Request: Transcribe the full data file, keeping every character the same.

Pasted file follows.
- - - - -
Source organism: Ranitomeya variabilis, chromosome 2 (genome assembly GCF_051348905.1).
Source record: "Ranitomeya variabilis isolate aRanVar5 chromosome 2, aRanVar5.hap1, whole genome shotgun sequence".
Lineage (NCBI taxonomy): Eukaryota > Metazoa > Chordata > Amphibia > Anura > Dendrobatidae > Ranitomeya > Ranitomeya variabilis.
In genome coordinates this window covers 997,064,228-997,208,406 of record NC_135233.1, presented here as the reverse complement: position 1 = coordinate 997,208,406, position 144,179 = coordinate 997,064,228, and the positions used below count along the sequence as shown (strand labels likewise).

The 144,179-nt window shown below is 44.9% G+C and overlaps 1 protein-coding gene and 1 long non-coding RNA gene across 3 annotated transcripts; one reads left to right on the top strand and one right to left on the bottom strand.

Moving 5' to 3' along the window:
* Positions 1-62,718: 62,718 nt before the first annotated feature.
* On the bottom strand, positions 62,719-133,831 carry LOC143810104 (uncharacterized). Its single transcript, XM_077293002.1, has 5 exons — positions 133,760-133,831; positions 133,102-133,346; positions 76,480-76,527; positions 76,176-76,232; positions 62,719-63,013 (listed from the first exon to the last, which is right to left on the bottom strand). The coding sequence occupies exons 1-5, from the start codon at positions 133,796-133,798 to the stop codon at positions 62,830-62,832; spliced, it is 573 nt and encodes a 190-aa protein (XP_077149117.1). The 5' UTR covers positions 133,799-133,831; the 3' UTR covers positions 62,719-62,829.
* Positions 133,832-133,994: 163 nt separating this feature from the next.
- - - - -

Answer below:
Source organism: Ranitomeya variabilis, chromosome 2 (genome assembly GCF_051348905.1).
Source record: "Ranitomeya variabilis isolate aRanVar5 chromosome 2, aRanVar5.hap1, whole genome shotgun sequence".
Lineage (NCBI taxonomy): Eukaryota > Metazoa > Chordata > Amphibia > Anura > Dendrobatidae > Ranitomeya > Ranitomeya variabilis.
In genome coordinates this window covers 997,064,228-997,208,406 of record NC_135233.1, presented here as the reverse complement: position 1 = coordinate 997,208,406, position 144,179 = coordinate 997,064,228, and the positions used below count along the sequence as shown (strand labels likewise).

The 144,179-nt window shown below is 44.9% G+C and overlaps 1 protein-coding gene and 1 long non-coding RNA gene across 3 annotated transcripts; one reads left to right on the top strand and one right to left on the bottom strand.

Moving 5' to 3' along the window:
* Positions 1-62,718: 62,718 nt before the first annotated feature.
* On the bottom strand, positions 62,719-133,831 carry LOC143810104 (uncharacterized). Its single transcript, XM_077293002.1, has 5 exons — positions 133,760-133,831; positions 133,102-133,346; positions 76,480-76,527; positions 76,176-76,232; positions 62,719-63,013 (listed from the first exon to the last, which is right to left on the bottom strand). The coding sequence occupies exons 1-5, from the start codon at positions 133,796-133,798 to the stop codon at positions 62,830-62,832; spliced, it is 573 nt and encodes a 190-aa protein (XP_077149117.1). The 5' UTR covers positions 133,799-133,831; the 3' UTR covers positions 62,719-62,829.
* Positions 133,832-133,994: 163 nt separating this feature from the next.